How do you reduce risk in your investment portfolio? Most people try to do so by diversifying their assets and avoiding stocks when fears are high. But new research indicates the best risk-reducing measure is to buy stocks — and hold them, Marketwatch’s Chuck Jaffe says.
If you’ve spent time lately trying to figure out when the four-plus-year bull market will come to an end, Mark Hulbert has a message for you: Stop kidding yourself. “The vast majority of professional advisers who try to get in and out of the stock market at the right time end up doing worse than those who simply buy and hold through bull and bear markets alike,” Hulbert writes in his MarketWatch column. “Even those few who beat a buy-and-hold strategy during one period rarely beat it in the next one. What makes you so confident you can do better?” […]
While many have claimed that “buy-and-hold investing is dead” in recent years, Validea CEO John Reese says in his latest Nasdaq.com column that the approach continues to work better than many market timing approaches — even during the alleged “New Normal”. Reese points to multiple studies showing how market-timers have struggled in both the shorter and longer term, as well as his own success with long-only fully invested approaches. “Take my three top-performing Guru Strategies (investment models based on the approaches of history’s greatest investors) over the long haul,” Reese writes. “While the S&P 500 is basically flat since that 2007 […]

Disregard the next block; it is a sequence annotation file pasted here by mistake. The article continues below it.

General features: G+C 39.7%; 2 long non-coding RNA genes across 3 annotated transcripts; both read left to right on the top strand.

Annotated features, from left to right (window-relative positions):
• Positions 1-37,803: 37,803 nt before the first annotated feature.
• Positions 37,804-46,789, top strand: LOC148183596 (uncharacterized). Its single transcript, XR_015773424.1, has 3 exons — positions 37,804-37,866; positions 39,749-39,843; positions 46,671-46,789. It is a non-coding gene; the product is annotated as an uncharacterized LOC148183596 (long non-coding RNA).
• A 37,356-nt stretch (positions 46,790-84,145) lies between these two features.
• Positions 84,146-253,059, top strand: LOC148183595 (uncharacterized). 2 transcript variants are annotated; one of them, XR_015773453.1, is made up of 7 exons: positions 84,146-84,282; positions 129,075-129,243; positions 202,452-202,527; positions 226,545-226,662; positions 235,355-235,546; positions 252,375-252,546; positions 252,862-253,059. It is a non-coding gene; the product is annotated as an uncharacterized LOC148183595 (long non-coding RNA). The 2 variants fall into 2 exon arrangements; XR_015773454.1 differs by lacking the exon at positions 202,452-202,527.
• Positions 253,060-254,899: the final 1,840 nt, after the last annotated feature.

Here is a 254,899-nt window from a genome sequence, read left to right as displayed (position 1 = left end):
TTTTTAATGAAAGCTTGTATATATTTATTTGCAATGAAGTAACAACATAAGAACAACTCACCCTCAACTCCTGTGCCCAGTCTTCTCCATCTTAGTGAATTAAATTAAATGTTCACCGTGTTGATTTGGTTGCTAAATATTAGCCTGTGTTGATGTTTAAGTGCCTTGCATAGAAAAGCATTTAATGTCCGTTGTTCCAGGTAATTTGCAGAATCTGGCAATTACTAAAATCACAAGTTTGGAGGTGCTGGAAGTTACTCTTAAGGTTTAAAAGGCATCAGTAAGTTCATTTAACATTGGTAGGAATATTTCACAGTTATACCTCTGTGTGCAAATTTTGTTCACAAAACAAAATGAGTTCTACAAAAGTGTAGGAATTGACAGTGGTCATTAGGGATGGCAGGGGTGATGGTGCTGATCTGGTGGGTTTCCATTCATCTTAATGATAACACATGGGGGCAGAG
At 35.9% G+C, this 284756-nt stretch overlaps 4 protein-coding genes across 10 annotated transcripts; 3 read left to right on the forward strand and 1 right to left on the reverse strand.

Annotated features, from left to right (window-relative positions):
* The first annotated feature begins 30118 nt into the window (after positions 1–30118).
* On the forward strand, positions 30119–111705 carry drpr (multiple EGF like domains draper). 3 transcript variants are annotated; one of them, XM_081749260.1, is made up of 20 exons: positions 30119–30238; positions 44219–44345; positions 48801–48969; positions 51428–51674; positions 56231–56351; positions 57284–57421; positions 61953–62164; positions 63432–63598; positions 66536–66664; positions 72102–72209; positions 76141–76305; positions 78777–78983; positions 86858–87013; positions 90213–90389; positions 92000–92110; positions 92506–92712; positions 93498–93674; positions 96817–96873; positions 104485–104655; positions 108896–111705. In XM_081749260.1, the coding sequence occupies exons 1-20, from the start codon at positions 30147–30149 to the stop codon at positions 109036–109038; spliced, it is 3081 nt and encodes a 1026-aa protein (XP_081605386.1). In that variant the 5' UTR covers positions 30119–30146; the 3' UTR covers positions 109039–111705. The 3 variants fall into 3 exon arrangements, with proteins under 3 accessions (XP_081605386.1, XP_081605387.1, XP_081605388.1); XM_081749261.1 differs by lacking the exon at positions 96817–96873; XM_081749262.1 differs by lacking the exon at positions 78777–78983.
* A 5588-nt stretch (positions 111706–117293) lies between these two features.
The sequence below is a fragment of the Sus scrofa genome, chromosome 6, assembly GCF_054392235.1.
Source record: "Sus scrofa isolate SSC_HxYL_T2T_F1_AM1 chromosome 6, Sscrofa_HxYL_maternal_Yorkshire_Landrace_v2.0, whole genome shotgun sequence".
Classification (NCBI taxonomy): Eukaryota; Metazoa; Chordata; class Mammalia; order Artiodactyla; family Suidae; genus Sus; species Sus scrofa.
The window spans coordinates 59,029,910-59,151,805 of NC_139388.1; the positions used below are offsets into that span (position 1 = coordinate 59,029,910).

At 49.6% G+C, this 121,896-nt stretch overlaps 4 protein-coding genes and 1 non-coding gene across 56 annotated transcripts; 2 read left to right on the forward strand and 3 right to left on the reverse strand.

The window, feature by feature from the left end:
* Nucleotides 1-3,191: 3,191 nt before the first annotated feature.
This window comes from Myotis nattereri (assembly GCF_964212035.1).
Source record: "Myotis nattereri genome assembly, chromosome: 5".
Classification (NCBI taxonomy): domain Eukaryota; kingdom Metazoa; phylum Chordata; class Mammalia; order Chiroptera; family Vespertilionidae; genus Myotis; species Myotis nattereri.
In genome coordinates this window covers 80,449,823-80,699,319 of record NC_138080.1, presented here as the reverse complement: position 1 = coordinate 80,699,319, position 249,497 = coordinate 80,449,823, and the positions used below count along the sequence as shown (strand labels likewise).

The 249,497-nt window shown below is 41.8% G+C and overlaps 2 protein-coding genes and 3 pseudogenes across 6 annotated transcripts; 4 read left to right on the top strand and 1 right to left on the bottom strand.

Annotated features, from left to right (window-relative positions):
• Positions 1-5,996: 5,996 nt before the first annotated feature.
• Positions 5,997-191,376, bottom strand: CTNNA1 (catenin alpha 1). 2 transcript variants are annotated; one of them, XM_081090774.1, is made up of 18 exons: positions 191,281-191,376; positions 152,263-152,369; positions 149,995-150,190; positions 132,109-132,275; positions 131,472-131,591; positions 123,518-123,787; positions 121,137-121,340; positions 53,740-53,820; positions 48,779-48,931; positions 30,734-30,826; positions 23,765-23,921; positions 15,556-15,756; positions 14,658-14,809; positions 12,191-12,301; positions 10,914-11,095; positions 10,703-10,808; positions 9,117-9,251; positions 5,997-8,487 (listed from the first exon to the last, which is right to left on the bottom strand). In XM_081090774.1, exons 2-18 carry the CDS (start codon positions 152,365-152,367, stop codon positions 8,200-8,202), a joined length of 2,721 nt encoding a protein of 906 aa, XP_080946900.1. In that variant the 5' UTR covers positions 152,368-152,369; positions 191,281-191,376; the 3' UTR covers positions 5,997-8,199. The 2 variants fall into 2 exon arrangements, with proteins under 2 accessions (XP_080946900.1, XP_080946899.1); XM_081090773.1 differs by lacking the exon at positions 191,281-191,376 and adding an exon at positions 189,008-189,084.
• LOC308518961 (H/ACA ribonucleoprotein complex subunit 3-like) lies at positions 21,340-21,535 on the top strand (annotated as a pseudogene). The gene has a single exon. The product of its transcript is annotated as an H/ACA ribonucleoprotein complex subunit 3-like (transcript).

In his latest column for the New York Times, Mark Hulbert examines an interesting study on buy-and-hold investing. The study — “When Everyone Runs for the Exit,” by Lasse H. Pedersen, professor of finance at New York University, concludes that it’s not traders or true long-term buy-and-hold investors who get hurt the most in a liquidity crisis like the one we’ve just experienced — it’s the investors who end up stuck in the middle. Pedersen told Hulbert about three different categories of investors, using a poker analogy. The first are the “strong hands”, Hulbert explains, writing, “Not only are they […]
The Financial Times recently interviewed several top strategists about the viability of “buy-and-hold” investing, and found that some are espousing more of a “buy-cheap-and-hold” approach. “In a challenge to the received wisdom of holding stock market investments for 20 years or more, to smooth out short-term volatility, some suggest that measures of cheapness can be used to make buying decisions and enhance performance,” writes the Times‘ David Stevenson. Here’s a sampling of what some of these strategists had to say: Robert Arnott, founder of Research Affiliates: “Basically, we have an industry which has developed a cult of equities — a […]